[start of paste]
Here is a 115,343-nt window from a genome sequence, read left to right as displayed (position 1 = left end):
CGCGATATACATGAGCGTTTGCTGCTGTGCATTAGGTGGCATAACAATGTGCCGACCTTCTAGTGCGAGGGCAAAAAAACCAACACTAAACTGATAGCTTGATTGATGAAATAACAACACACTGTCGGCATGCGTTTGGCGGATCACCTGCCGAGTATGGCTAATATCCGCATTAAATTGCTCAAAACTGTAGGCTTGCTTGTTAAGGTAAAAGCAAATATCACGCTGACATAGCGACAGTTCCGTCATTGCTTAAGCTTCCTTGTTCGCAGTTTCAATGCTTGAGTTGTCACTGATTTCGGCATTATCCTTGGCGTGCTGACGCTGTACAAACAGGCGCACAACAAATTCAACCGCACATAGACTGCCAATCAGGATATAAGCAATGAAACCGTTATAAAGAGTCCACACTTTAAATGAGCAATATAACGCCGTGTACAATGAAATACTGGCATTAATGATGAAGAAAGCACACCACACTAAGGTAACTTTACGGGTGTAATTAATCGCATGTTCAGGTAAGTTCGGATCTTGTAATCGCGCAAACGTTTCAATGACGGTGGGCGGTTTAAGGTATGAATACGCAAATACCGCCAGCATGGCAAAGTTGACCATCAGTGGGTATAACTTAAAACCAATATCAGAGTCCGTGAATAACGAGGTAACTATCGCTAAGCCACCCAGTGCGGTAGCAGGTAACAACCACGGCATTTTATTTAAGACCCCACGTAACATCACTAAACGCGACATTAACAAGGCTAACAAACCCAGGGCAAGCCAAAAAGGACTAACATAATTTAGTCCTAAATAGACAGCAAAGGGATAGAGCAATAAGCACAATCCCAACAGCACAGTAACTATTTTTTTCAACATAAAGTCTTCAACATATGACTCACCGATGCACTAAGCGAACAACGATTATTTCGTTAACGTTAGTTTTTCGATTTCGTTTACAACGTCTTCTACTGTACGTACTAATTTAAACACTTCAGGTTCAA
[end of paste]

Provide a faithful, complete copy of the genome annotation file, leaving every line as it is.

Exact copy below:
Here is a 115,343-nt window from a genome sequence, read left to right as displayed (position 1 = left end):
CGCGATATACATGAGCGTTTGCTGCTGTGCATTAGGTGGCATAACAATGTGCCGACCTTCTAGTGCGAGGGCAAAAAAACCAACACTAAACTGATAGCTTGATTGATGAAATAACAACACACTGTCGGCATGCGTTTGGCGGATCACCTGCCGAGTATGGCTAATATCCGCATTAAATTGCTCAAAACTGTAGGCTTGCTTGTTAAGGTAAAAGCAAATATCACGCTGACATAGCGACAGTTCCGTCATTGCTTAAGCTTCCTTGTTCGCAGTTTCAATGCTTGAGTTGTCACTGATTTCGGCATTATCCTTGGCGTGCTGACGCTGTACAAACAGGCGCACAACAAATTCAACCGCACATAGACTGCCAATCAGGATATAAGCAATGAAACCGTTATAAAGAGTCCACACTTTAAATGAGCAATATAACGCCGTGTACAATGAAATACTGGCATTAATGATGAAGAAAGCACACCACACTAAGGTAACTTTACGGGTGTAATTAATCGCATGTTCAGGTAAGTTCGGATCTTGTAATCGCGCAAACGTTTCAATGACGGTGGGCGGTTTAAGGTATGAATACGCAAATACCGCCAGCATGGCAAAGTTGACCATCAGTGGGTATAACTTAAAACCAATATCAGAGTCCGTGAATAACGAGGTAACTATCGCTAAGCCACCCAGTGCGGTAGCAGGTAACAACCACGGCATTTTATTTAAGACCCCACGTAACATCACTAAACGCGACATTAACAAGGCTAACAAACCCAGGGCAAGCCAAAAAGGACTAACATAATTTAGTCCTAAATAGACAGCAAAGGGATAGAGCAATAAGCACAATCCCAACAGCACAGTAACTATTTTTTTCAACATAAAGTCTTCAACATATGACTCACCGATGCACTAAGCGAACAACGATTATTTCGTTAACGTTAGTTTTTCGATTTCGTTTACAACGTCTTCTACTGTACGTACTAATTTAAACACTTCAGGTTCAA